Queenslanders didn’t have a lot of choice last weekend and voted accordingly. They were confronted with two parties, neither of whom had a clear vision for the future, so they voted for certainty in the present.
This manifested itself in two ways – voting for incumbents, and voting for border closures.
Border closures worked for the premier, but not strongly. No doubt some voters were scared of catching COVID if the opposition became the government, but the contrast was more between a party with one certain line on the issue – “we’ll follow the health advice” – and the other with mixed messages – “we’ll follow the health advice…or maybe not”.
Ditherers are not a safe pair of hands, whether on health, or the economy.
In New Zealand Jacinda Ardern won definitively on the back of COVID, and received a 12.16% swing to her. Labor’s Queensland swing won’t even be half of that. While there is a first preference swing of 5.19% to Labor, looking at the seats changing hands is more meaningful.
In this case it is swings and roundabouts.
The LNP appears to have lost 3 to Labor and picked up one from an Independent, a net movement of 2, while Labor has lost 1 to the Greens and picked-up 3 from the LNP, a net gain of 2. At the time of writing the new parliament will most likely be Labor 49, LNP 36, Katter 3, Greens 2, One Nation 1, and Independent 1.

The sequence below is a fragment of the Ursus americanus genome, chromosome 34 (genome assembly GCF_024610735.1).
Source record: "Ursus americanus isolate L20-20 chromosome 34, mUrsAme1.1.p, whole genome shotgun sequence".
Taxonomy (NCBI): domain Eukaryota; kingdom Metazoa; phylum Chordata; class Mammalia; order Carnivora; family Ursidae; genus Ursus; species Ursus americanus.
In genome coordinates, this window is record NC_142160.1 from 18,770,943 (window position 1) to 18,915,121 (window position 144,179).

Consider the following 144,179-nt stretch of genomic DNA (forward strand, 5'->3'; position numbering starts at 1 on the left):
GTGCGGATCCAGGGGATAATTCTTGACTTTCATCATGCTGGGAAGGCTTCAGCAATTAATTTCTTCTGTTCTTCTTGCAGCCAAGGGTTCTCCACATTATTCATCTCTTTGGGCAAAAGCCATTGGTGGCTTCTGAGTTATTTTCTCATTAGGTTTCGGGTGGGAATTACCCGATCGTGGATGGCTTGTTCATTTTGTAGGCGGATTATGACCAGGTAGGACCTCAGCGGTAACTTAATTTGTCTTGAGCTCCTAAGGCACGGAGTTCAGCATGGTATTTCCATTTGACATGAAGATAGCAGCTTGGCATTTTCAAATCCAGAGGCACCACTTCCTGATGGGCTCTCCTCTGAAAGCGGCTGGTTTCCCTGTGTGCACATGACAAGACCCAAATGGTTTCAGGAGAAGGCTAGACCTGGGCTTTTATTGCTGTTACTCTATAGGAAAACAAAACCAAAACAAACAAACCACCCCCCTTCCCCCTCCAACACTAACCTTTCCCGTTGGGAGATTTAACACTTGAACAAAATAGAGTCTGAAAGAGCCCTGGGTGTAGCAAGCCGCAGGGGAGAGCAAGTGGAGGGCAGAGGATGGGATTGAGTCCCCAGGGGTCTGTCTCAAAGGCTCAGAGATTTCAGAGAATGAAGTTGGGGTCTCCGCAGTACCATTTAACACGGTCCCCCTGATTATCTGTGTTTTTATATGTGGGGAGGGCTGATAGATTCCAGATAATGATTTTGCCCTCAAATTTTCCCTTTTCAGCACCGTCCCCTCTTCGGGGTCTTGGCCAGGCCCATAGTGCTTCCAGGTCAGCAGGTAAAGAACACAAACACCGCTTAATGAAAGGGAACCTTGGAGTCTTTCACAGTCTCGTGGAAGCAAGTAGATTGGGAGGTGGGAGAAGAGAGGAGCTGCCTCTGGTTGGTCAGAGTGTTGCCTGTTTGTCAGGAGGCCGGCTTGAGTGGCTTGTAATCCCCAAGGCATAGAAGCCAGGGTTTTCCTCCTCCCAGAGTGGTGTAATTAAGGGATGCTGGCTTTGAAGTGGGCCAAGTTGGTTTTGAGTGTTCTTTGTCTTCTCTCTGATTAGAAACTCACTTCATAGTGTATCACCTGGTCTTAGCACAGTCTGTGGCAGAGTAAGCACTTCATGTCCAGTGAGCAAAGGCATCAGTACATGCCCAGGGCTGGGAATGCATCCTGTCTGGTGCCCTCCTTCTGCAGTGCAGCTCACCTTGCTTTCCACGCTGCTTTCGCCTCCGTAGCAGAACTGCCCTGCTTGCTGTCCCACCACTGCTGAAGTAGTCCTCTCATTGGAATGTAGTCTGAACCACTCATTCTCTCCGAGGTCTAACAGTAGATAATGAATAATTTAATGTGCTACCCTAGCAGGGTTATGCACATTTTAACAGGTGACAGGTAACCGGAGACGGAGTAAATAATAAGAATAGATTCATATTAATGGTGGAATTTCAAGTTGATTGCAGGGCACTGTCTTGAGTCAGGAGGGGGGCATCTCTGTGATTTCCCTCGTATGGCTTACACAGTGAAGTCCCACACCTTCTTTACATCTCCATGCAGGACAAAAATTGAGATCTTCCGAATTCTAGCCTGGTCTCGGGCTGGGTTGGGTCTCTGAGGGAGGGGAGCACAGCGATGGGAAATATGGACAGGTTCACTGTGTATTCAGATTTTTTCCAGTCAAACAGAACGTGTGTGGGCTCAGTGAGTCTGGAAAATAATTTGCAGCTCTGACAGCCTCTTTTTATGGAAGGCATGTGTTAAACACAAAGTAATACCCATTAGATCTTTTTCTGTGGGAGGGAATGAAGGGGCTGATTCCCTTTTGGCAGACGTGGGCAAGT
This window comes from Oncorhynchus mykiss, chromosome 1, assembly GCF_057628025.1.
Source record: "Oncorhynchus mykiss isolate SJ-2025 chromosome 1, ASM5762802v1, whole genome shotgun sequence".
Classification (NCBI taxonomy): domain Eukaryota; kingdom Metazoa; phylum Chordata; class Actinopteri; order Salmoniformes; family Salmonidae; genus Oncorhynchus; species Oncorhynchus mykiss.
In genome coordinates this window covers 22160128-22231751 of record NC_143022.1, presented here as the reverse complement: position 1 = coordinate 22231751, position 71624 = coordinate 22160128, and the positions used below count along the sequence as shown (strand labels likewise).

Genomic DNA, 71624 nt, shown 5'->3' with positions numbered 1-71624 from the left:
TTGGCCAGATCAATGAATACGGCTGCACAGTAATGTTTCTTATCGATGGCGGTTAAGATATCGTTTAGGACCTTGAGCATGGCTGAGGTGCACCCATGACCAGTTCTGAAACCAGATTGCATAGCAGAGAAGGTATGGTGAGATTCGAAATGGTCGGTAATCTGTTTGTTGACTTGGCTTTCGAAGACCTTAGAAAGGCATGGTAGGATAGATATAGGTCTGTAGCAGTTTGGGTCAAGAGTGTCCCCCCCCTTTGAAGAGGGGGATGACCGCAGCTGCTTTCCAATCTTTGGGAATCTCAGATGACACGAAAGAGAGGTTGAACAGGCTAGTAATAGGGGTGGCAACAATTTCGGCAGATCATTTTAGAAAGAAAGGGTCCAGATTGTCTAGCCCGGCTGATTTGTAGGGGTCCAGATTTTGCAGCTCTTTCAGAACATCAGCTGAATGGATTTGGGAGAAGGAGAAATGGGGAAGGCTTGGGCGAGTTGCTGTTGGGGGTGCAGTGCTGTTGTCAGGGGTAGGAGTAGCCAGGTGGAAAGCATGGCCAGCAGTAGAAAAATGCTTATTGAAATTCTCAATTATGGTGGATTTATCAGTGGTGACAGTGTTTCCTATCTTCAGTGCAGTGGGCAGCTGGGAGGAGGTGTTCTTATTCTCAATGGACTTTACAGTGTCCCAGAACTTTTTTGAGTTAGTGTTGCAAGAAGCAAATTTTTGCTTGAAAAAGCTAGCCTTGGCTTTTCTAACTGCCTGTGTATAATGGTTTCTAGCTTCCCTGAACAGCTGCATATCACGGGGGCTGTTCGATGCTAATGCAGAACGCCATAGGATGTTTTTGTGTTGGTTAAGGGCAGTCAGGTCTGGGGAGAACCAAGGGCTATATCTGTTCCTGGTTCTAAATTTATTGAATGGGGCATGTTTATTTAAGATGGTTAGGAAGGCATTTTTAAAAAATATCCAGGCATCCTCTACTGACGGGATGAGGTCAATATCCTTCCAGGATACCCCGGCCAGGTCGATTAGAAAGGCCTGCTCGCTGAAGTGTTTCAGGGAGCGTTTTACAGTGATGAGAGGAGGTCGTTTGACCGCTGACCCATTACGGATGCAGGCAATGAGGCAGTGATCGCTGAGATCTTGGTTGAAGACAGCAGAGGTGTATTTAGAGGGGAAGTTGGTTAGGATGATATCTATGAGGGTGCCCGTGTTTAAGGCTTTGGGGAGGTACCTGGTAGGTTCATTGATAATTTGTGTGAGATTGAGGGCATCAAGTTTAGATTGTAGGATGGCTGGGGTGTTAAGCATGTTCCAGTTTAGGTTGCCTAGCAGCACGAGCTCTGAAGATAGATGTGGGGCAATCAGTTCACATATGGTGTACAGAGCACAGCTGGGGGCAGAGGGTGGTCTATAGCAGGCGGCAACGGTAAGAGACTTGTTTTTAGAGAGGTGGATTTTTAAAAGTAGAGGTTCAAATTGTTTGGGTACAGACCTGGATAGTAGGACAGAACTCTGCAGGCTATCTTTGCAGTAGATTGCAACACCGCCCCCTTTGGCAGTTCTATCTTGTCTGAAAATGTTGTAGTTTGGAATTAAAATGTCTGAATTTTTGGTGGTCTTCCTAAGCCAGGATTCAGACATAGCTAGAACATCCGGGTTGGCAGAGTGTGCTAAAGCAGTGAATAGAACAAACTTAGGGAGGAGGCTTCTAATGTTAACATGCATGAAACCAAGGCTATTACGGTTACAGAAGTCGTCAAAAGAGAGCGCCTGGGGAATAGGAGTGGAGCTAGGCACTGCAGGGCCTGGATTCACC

This is a handy, but not handsome, margin to Labor.
Some of this failure has been attributed to the decline in the One Nation vote, but this is plain wrong. Yes, One Nation has declined by about 6 percentage points, which is similar to the first preference swing to Labor, but this is coincidence, not correlation.
One Nation is a protest party. Its vote swells when voters are unhappy, and declines when they are not. Their decline is a sign of the move to certainty and incumbency, and their voters probably went back to where they originally came from.
What should be more concerning for the LNP is that some of their voters from last election would have gone to Labor.
The biggest surprise is that the LNP didn’t get even close to winning any seats from Labor in the regions and North and Far North Queensland. They ran hard on crime and infrastructure, and the traditional cultural antipathy between country Queensland and metropolitan elites should have helped.
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